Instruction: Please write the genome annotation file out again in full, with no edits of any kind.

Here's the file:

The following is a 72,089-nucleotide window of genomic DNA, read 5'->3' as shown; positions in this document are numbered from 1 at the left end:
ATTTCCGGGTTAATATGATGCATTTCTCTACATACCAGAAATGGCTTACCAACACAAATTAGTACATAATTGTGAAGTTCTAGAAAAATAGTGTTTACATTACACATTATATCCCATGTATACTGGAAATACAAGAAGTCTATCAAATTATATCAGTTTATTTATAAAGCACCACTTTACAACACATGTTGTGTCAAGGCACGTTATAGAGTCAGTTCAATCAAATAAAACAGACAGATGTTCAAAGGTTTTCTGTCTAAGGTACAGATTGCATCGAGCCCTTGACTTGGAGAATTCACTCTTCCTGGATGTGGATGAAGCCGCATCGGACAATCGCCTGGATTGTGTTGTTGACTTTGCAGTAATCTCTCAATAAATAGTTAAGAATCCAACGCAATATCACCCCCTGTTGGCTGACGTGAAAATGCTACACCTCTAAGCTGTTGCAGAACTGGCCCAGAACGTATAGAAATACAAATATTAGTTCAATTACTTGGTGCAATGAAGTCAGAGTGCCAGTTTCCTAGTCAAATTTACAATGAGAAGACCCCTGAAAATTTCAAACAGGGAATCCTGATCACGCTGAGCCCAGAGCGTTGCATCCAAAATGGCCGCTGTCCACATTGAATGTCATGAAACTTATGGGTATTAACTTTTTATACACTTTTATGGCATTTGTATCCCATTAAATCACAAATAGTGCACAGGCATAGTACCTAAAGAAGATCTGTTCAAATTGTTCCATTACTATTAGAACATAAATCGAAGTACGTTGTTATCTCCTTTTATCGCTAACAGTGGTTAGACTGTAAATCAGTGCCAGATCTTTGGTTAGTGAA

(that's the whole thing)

The following is a 72,089-nucleotide window of genomic DNA, read 5'->3' as shown; positions in this document are numbered from 1 at the left end:
ATTTCCGGGTTAATATGATGCATTTCTCTACATACCAGAAATGGCTTACCAACACAAATTAGTACATAATTGTGAAGTTCTAGAAAAATAGTGTTTACATTACACATTATATCCCATGTATACTGGAAATACAAGAAGTCTATCAAATTATATCAGTTTATTTATAAAGCACCACTTTACAACACATGTTGTGTCAAGGCACGTTATAGAGTCAGTTCAATCAAATAAAACAGACAGATGTTCAAAGGTTTTCTGTCTAAGGTACAGATTGCATCGAGCCCTTGACTTGGAGAATTCACTCTTCCTGGATGTGGATGAAGCCGCATCGGACAATCGCCTGGATTGTGTTGTTGACTTTGCAGTAATCTCTCAATAAATAGTTAAGAATCCAACGCAATATCACCCCCTGTTGGCTGACGTGAAAATGCTACACCTCTAAGCTGTTGCAGAACTGGCCCAGAACGTATAGAAATACAAATATTAGTTCAATTACTTGGTGCAATGAAGTCAGAGTGCCAGTTTCCTAGTCAAATTTACAATGAGAAGACCCCTGAAAATTTCAAACAGGGAATCCTGATCACGCTGAGCCCAGAGCGTTGCATCCAAAATGGCCGCTGTCCACATTGAATGTCATGAAACTTATGGGTATTAACTTTTTATACACTTTTATGGCATTTGTATCCCATTAAATCACAAATAGTGCACAGGCATAGTACCTAAAGAAGATCTGTTCAAATTGTTCCATTACTATTAGAACATAAATCGAAGTACGTTGTTATCTCCTTTTATCGCTAACAGTGGTTAGACTGTAAATCAGTGCCAGATCTTTGGTTAGTGAA